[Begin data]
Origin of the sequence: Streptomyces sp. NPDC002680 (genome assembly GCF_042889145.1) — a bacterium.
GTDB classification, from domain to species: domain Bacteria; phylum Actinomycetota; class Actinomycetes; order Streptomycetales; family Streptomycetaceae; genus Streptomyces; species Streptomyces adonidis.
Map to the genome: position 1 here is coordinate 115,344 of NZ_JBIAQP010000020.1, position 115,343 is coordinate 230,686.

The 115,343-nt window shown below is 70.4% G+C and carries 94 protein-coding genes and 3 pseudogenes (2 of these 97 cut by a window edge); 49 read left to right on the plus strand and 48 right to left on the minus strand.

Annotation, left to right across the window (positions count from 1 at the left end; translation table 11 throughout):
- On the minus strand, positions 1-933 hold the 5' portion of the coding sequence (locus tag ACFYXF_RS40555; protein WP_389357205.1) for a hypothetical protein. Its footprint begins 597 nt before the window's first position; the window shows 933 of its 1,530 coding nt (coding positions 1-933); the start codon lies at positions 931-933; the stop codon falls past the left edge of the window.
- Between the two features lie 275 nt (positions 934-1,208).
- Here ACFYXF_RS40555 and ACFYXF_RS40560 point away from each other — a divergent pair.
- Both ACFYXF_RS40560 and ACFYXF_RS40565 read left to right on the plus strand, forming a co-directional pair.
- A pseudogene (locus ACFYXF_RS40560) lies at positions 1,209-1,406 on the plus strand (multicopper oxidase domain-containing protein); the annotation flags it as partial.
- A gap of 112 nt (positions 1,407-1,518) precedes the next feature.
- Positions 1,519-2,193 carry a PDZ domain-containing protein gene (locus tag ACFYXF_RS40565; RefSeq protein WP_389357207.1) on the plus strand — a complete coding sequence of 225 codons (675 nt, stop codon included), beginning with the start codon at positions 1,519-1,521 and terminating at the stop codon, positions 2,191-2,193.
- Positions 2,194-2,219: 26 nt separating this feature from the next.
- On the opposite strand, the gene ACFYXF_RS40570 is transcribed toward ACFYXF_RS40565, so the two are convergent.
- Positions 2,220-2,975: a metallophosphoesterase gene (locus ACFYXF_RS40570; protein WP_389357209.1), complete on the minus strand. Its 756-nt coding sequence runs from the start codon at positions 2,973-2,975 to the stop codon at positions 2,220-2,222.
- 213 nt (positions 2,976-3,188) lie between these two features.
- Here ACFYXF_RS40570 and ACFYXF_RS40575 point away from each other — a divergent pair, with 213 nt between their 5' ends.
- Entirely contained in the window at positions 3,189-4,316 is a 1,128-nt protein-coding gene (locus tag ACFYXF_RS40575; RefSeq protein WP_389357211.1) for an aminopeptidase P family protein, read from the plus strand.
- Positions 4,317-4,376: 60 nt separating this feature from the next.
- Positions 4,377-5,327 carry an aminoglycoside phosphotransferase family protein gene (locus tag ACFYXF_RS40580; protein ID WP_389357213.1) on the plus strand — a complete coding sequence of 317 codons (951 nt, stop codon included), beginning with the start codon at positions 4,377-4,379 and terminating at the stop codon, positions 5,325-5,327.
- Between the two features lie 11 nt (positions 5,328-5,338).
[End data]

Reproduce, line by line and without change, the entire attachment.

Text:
Origin of the sequence: Streptomyces sp. NPDC002680 (genome assembly GCF_042889145.1) — a bacterium.
GTDB classification, from domain to species: domain Bacteria; phylum Actinomycetota; class Actinomycetes; order Streptomycetales; family Streptomycetaceae; genus Streptomyces; species Streptomyces adonidis.
Map to the genome: position 1 here is coordinate 115,344 of NZ_JBIAQP010000020.1, position 115,343 is coordinate 230,686.

The 115,343-nt window shown below is 70.4% G+C and carries 94 protein-coding genes and 3 pseudogenes (2 of these 97 cut by a window edge); 49 read left to right on the plus strand and 48 right to left on the minus strand.

Annotation, left to right across the window (positions count from 1 at the left end; translation table 11 throughout):
- On the minus strand, positions 1-933 hold the 5' portion of the coding sequence (locus tag ACFYXF_RS40555; protein WP_389357205.1) for a hypothetical protein. Its footprint begins 597 nt before the window's first position; the window shows 933 of its 1,530 coding nt (coding positions 1-933); the start codon lies at positions 931-933; the stop codon falls past the left edge of the window.
- Between the two features lie 275 nt (positions 934-1,208).
- Here ACFYXF_RS40555 and ACFYXF_RS40560 point away from each other — a divergent pair.
- Both ACFYXF_RS40560 and ACFYXF_RS40565 read left to right on the plus strand, forming a co-directional pair.
- A pseudogene (locus ACFYXF_RS40560) lies at positions 1,209-1,406 on the plus strand (multicopper oxidase domain-containing protein); the annotation flags it as partial.
- A gap of 112 nt (positions 1,407-1,518) precedes the next feature.
- Positions 1,519-2,193 carry a PDZ domain-containing protein gene (locus tag ACFYXF_RS40565; RefSeq protein WP_389357207.1) on the plus strand — a complete coding sequence of 225 codons (675 nt, stop codon included), beginning with the start codon at positions 1,519-1,521 and terminating at the stop codon, positions 2,191-2,193.
- Positions 2,194-2,219: 26 nt separating this feature from the next.
- On the opposite strand, the gene ACFYXF_RS40570 is transcribed toward ACFYXF_RS40565, so the two are convergent.
- Positions 2,220-2,975: a metallophosphoesterase gene (locus ACFYXF_RS40570; protein WP_389357209.1), complete on the minus strand. Its 756-nt coding sequence runs from the start codon at positions 2,973-2,975 to the stop codon at positions 2,220-2,222.
- 213 nt (positions 2,976-3,188) lie between these two features.
- Here ACFYXF_RS40570 and ACFYXF_RS40575 point away from each other — a divergent pair, with 213 nt between their 5' ends.
- Entirely contained in the window at positions 3,189-4,316 is a 1,128-nt protein-coding gene (locus tag ACFYXF_RS40575; RefSeq protein WP_389357211.1) for an aminopeptidase P family protein, read from the plus strand.
- Positions 4,317-4,376: 60 nt separating this feature from the next.
- Positions 4,377-5,327 carry an aminoglycoside phosphotransferase family protein gene (locus tag ACFYXF_RS40580; protein ID WP_389357213.1) on the plus strand — a complete coding sequence of 317 codons (951 nt, stop codon included), beginning with the start codon at positions 4,377-4,379 and terminating at the stop codon, positions 5,325-5,327.
- Between the two features lie 11 nt (positions 5,328-5,338).